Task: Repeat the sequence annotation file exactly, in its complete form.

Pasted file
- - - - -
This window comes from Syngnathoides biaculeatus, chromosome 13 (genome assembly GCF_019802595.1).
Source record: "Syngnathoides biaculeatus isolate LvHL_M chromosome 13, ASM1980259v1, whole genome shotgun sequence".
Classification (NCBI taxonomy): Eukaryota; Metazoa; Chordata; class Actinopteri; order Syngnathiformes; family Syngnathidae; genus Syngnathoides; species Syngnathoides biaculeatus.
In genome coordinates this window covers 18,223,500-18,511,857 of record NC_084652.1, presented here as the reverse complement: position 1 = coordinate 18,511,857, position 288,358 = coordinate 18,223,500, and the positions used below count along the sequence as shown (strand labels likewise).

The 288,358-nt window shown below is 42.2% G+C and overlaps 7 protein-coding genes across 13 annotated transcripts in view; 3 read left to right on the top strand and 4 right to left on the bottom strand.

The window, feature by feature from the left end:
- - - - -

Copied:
This window comes from Syngnathoides biaculeatus, chromosome 13 (genome assembly GCF_019802595.1).
Source record: "Syngnathoides biaculeatus isolate LvHL_M chromosome 13, ASM1980259v1, whole genome shotgun sequence".
Classification (NCBI taxonomy): Eukaryota; Metazoa; Chordata; class Actinopteri; order Syngnathiformes; family Syngnathidae; genus Syngnathoides; species Syngnathoides biaculeatus.
In genome coordinates this window covers 18,223,500-18,511,857 of record NC_084652.1, presented here as the reverse complement: position 1 = coordinate 18,511,857, position 288,358 = coordinate 18,223,500, and the positions used below count along the sequence as shown (strand labels likewise).

The 288,358-nt window shown below is 42.2% G+C and overlaps 7 protein-coding genes across 13 annotated transcripts in view; 3 read left to right on the top strand and 4 right to left on the bottom strand.

The window, feature by feature from the left end: